The second major finding is related to the cross-antagonism between GATA2 and C/EBPα (Figure 7D). Recently, Qi et al reported that C/EBPα and MITF repress each other’s transcription in “pre-BMPs,” a subset of granulocyte-monocyte progenitors. These cells mostly give rise to basophils and mast cells while retaining a limited capacity to differentiate into other myeloid cells.24 In a separate study, another myeloid and lymphoid transcription factor, Ikaros (encoded by Ikzf1), and its downstream factor, Hes1, were found to epigenetically downregulate Cebpa gene expression and to thereby limit the differentiation of basophils.34 These studies, together with our findings, indicate that the Cebpa gene can be repressed by several molecular mechanisms. Although the origin and developmental pathways of mast cells remain controversial,36-38 there is solid evidence that the Cebpa gene is repressed throughout mast cell development.23,24,34,36 We speculate that the antagonism between GATA2 and C/EBPα may not be involved in the basophil-mast cell fate decision, because both factors were shown to be required for normal basophil development. MITF and/or Ikaros might play a major role in repressing the Cebpa gene at this stage. It is conceivable that GATA2 represses the Cebpa gene in the earlier developmental stage(s) to form a bipotent basophil-mast cell progenitor (BMP) or pre-BMP, via suppression of the monocyte-neutrophil differentiation. This “stepwise replacement” of a negative regulator of the Cebpa gene during mast cell development seems to be a plausible hypothesis that should be examined in further studies. In addition, the molecular mechanism by which the Cebpa gene is repressed in PMCs and other tissue mast cells remains to be elucidated.
The reprogramming of BMMCs was previously reported by Cantor et al in BMMCs transduced with FOG-1, a cofactor for GATA factors.39 They showed that GATA1 functions independently of FOG-1 in mast cells, and FOG-1 downregulation is necessary for mast cell development. Interestingly, the FOG-1-transduced BMMCs had similar morphological features to the ΔCF/ΔCF cells. However, these cells showed much lower cellular viability and a greater incidence of apoptosis compared with the ΔCF/ΔCF cells. Another difference between the FOG-1-transduced and ΔCF/ΔCF BMMCs is their potential to differentiate into erythroid cells. The FOG-1-transduced cells were stimulated by EPO and differentiated into the Ter119-positive erythroid lineage, albeit at a low frequency. In contrast, the expression of EpoR never appeared on the ΔCF/ΔCF cells (data not shown). FOG-1 interacts with both GATA1 and GATA2, both of which are expressed in BMMCs. We previously reported that both factors contribute to the expression of mast cell-specific genes.4 Thus, we consider that the differences might be due to the residual GATA1 activity.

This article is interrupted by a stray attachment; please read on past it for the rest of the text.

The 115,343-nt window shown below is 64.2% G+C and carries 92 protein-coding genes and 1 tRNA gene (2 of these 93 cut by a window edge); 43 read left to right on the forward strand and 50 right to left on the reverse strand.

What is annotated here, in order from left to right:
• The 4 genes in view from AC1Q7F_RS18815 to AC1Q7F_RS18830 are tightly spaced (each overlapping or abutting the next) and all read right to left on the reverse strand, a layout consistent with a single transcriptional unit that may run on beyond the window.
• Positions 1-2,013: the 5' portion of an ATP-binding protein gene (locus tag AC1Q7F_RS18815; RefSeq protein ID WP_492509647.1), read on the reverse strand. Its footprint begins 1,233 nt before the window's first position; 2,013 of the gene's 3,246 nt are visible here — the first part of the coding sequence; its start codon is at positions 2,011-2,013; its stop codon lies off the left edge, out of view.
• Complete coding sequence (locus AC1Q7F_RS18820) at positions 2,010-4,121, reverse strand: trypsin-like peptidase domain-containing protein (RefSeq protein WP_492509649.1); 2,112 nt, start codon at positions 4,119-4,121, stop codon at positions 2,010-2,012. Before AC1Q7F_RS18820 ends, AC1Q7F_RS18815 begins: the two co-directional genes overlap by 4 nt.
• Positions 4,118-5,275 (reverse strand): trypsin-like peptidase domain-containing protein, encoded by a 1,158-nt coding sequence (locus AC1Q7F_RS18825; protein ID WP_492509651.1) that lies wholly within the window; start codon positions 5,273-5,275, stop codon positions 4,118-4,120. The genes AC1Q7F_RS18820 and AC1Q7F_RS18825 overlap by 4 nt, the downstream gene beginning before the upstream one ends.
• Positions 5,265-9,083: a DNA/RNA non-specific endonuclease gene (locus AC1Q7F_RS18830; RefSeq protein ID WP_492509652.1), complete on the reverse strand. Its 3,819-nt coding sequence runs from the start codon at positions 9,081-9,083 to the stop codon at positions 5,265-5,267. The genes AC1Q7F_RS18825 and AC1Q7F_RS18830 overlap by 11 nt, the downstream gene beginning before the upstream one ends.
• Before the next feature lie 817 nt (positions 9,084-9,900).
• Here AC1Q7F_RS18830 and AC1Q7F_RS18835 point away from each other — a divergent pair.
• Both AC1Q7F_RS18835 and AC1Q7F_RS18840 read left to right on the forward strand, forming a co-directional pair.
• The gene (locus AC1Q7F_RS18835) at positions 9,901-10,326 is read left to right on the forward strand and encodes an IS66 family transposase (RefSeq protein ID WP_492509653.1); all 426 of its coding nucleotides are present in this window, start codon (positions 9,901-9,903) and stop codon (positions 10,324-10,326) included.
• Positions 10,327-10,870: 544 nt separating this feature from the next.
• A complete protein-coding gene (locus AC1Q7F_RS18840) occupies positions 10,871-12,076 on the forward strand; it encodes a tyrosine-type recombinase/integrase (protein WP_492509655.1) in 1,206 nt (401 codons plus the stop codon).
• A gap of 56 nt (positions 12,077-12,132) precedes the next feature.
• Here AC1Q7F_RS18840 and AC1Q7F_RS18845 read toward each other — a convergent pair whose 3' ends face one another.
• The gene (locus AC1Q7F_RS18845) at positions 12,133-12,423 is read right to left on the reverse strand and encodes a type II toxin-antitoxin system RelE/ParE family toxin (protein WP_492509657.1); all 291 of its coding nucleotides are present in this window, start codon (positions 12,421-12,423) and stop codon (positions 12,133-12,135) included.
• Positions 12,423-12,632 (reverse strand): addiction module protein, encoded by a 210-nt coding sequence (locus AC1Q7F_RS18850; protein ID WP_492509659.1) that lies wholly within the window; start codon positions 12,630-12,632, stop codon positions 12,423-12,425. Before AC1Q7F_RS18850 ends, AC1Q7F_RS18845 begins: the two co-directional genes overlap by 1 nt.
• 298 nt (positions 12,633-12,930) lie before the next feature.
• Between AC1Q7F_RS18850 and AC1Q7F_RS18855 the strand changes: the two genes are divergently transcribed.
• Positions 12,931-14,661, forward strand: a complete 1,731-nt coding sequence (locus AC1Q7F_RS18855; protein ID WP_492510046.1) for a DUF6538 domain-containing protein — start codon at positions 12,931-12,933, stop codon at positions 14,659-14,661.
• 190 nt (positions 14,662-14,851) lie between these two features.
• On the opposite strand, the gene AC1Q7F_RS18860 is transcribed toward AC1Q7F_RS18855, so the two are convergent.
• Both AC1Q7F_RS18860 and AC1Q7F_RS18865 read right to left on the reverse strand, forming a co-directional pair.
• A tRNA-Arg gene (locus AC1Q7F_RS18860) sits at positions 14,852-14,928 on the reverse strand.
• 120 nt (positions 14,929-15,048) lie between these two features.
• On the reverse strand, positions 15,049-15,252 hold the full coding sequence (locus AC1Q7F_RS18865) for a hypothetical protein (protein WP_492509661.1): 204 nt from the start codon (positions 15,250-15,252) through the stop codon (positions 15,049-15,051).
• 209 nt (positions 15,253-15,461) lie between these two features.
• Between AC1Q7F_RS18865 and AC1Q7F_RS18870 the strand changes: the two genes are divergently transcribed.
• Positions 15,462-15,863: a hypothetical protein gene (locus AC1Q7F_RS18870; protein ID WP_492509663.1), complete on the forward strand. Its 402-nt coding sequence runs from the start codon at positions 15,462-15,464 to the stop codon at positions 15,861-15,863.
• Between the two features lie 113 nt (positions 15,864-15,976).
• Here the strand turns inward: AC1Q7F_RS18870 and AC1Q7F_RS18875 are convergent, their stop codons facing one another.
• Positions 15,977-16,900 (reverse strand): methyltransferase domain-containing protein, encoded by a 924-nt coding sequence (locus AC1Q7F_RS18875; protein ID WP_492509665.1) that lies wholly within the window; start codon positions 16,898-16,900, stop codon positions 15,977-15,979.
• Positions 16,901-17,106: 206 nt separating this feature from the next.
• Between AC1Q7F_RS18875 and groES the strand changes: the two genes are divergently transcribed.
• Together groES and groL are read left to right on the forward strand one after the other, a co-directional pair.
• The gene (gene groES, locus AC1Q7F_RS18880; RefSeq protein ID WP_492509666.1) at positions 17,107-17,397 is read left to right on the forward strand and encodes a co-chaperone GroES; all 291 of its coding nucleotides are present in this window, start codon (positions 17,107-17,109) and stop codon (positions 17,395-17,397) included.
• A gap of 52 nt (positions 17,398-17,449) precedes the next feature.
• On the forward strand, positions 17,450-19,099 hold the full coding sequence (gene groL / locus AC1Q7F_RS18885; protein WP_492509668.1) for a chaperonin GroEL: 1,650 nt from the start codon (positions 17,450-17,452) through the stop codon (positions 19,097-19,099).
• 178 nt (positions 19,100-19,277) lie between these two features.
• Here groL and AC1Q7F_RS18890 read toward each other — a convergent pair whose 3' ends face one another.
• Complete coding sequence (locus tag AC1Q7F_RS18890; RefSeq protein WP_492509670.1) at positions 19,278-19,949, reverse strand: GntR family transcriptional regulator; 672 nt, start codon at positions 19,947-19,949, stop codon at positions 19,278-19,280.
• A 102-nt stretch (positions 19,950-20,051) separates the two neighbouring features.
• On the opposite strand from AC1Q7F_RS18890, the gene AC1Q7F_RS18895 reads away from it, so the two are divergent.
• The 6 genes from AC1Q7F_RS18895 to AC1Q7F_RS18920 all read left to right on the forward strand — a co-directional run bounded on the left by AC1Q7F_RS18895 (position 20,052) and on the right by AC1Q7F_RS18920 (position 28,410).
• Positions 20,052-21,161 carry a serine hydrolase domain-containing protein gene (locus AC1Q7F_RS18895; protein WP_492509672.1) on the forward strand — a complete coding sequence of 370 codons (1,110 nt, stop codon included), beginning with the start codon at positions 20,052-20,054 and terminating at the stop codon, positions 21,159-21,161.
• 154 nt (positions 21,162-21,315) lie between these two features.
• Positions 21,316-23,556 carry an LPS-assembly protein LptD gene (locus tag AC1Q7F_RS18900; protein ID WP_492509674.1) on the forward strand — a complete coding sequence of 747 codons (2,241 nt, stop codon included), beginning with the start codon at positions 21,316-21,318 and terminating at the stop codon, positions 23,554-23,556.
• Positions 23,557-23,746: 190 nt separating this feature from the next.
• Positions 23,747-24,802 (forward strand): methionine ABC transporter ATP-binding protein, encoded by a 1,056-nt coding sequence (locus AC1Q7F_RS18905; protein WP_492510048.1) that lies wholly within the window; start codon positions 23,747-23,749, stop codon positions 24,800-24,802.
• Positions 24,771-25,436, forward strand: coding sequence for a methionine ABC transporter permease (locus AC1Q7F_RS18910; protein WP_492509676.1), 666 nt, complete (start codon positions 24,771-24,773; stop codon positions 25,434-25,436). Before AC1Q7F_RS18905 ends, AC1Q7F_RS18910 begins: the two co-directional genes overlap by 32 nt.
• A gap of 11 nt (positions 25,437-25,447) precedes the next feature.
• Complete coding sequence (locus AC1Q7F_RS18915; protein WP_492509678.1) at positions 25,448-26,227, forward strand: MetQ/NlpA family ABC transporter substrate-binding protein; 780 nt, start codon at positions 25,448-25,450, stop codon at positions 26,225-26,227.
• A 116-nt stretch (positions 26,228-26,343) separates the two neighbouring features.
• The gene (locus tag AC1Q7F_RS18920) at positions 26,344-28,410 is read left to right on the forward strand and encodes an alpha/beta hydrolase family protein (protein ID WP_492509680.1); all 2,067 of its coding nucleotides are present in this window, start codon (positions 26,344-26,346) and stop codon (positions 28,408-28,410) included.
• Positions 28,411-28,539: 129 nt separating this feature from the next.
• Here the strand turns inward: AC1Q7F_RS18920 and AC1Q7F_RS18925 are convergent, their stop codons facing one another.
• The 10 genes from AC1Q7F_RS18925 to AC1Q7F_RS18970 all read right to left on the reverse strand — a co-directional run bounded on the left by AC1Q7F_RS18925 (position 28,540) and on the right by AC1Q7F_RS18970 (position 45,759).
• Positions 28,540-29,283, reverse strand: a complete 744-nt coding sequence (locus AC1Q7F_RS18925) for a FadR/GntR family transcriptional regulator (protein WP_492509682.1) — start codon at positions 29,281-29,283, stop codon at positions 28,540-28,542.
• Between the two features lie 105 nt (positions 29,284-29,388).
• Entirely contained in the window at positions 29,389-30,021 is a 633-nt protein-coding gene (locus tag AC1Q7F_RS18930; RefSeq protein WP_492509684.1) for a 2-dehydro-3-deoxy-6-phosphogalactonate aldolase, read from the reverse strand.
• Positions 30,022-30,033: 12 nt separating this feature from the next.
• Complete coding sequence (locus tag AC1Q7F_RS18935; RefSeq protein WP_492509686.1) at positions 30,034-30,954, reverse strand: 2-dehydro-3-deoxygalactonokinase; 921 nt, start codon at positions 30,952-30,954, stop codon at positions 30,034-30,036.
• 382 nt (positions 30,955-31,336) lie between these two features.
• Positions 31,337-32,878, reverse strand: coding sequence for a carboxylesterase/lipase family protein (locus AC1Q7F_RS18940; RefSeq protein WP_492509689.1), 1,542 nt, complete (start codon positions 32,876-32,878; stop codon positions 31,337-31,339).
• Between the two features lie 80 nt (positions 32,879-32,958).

Importantly, our data showed that reduced expression of c-kit and 2 mast cell-specific genes was consistently observed in the ΔCF/ΔCF BMMCs and PMCs. Taken together, these results suggest that GATA2 maintains the mast cell identity by preventing the Cebpa gene expression in a restricted developmental window and plays an essential role in the regulation of mast cell-specific genes throughout development of this cell lineage.
The online version of this article contains a data supplement.
The publication costs of this article were defrayed in part by page charge payment. Therefore, and solely to indicate this fact, this article is hereby marked “advertisement” in accordance with 18 USC section 1734.
The authors thank Dr Sally A. Camper (University of Michigan) for providing the Gata2flox/flox mice, Drs Toshiya Inaba and Akinori Kanai for the help performing the A-seq analysis, and Dr Toshio Kitamura for providing the PlatE and pMXs IG vector for the retroviral transduction. The authors also thank Takuya Matsumoto for technical assistance.
This work was supported by a Grant-in-Aid for Scientific Research on Innovative Areas from the Ministry of Education, Culture, Sports, Science and Technology (K.O.), a Grant-in-Aid for Scientific Research (C) (K.O.), and a Grant-in-Aid for Young Scientists (B) (S.O.) from the Japan Society for the Promotion of Science.
Contribution: S.O. and K.O. designed the study; S.O. performed most of the experiments; K.O., Y.I., K.K., Y.N., M.I., and N.T. performed several experiments; S.O. and K.O. analyzed and interpreted the data and wrote the manuscript; and O.O., T.M., and M.Y. helped with the data interpretation and the writing of the manuscript.
Conflict-of-interest disclosure: The authors declare no competing financial interests.
Correspondence: Kinuko Ohneda, Department of Pharmacy, Faculty of Pharmacy, Takasaki University of Health and Welfare, 60 Nakaorui-machi, Takasaki-shi, Gunma 370-0033, Japan; e-mail: firstname.lastname@example.org.